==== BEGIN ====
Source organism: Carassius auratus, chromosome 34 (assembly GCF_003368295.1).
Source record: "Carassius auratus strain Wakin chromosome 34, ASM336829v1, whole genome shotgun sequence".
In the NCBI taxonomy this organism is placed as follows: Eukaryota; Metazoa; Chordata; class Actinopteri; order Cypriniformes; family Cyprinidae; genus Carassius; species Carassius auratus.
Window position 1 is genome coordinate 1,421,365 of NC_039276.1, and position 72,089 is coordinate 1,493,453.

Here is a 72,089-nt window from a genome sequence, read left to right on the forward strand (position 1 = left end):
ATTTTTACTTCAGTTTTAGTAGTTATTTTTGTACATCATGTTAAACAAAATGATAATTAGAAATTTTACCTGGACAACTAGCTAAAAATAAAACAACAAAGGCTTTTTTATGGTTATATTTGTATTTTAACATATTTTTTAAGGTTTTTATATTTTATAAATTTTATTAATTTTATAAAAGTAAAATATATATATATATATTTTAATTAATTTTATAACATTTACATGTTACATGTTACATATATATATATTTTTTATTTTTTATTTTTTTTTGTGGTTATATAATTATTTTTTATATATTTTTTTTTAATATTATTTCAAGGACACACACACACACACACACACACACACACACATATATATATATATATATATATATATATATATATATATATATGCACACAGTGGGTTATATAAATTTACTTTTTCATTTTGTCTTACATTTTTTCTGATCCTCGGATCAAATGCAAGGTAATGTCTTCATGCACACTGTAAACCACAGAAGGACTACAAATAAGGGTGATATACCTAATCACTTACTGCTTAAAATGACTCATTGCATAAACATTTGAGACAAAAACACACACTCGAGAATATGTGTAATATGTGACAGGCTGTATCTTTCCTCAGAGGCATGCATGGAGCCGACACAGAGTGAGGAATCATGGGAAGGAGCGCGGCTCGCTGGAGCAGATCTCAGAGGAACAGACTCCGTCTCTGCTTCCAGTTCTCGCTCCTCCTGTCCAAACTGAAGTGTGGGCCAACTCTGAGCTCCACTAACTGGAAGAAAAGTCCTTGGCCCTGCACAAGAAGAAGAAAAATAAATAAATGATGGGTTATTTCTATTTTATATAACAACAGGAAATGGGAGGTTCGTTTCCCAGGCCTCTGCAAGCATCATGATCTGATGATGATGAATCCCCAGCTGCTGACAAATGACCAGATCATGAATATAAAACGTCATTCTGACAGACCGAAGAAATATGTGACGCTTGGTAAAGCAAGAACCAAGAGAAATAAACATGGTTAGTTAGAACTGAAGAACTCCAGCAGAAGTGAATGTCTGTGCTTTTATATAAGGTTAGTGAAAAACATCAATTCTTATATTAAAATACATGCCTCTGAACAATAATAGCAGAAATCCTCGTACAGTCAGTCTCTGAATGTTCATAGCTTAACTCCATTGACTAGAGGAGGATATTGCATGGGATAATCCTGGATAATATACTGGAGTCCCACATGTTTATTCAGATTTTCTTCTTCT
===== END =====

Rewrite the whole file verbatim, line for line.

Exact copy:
Source organism: Carassius auratus, chromosome 34 (assembly GCF_003368295.1).
Source record: "Carassius auratus strain Wakin chromosome 34, ASM336829v1, whole genome shotgun sequence".
In the NCBI taxonomy this organism is placed as follows: Eukaryota; Metazoa; Chordata; class Actinopteri; order Cypriniformes; family Cyprinidae; genus Carassius; species Carassius auratus.
Window position 1 is genome coordinate 1,421,365 of NC_039276.1, and position 72,089 is coordinate 1,493,453.

Here is a 72,089-nt window from a genome sequence, read left to right on the forward strand (position 1 = left end):
ATTTTTACTTCAGTTTTAGTAGTTATTTTTGTACATCATGTTAAACAAAATGATAATTAGAAATTTTACCTGGACAACTAGCTAAAAATAAAACAACAAAGGCTTTTTTATGGTTATATTTGTATTTTAACATATTTTTTAAGGTTTTTATATTTTATAAATTTTATTAATTTTATAAAAGTAAAATATATATATATATATTTTAATTAATTTTATAACATTTACATGTTACATGTTACATATATATATATTTTTTATTTTTTATTTTTTTTTGTGGTTATATAATTATTTTTTATATATTTTTTTTTAATATTATTTCAAGGACACACACACACACACACACACACACACACACATATATATATATATATATATATATATATATATATATATATATGCACACAGTGGGTTATATAAATTTACTTTTTCATTTTGTCTTACATTTTTTCTGATCCTCGGATCAAATGCAAGGTAATGTCTTCATGCACACTGTAAACCACAGAAGGACTACAAATAAGGGTGATATACCTAATCACTTACTGCTTAAAATGACTCATTGCATAAACATTTGAGACAAAAACACACACTCGAGAATATGTGTAATATGTGACAGGCTGTATCTTTCCTCAGAGGCATGCATGGAGCCGACACAGAGTGAGGAATCATGGGAAGGAGCGCGGCTCGCTGGAGCAGATCTCAGAGGAACAGACTCCGTCTCTGCTTCCAGTTCTCGCTCCTCCTGTCCAAACTGAAGTGTGGGCCAACTCTGAGCTCCACTAACTGGAAGAAAAGTCCTTGGCCCTGCACAAGAAGAAGAAAAATAAATAAATGATGGGTTATTTCTATTTTATATAACAACAGGAAATGGGAGGTTCGTTTCCCAGGCCTCTGCAAGCATCATGATCTGATGATGATGAATCCCCAGCTGCTGACAAATGACCAGATCATGAATATAAAACGTCATTCTGACAGACCGAAGAAATATGTGACGCTTGGTAAAGCAAGAACCAAGAGAAATAAACATGGTTAGTTAGAACTGAAGAACTCCAGCAGAAGTGAATGTCTGTGCTTTTATATAAGGTTAGTGAAAAACATCAATTCTTATATTAAAATACATGCCTCTGAACAATAATAGCAGAAATCCTCGTACAGTCAGTCTCTGAATGTTCATAGCTTAACTCCATTGACTAGAGGAGGATATTGCATGGGATAATCCTGGATAATATACTGGAGTCCCACATGTTTATTCAGATTTTCTTCTTCT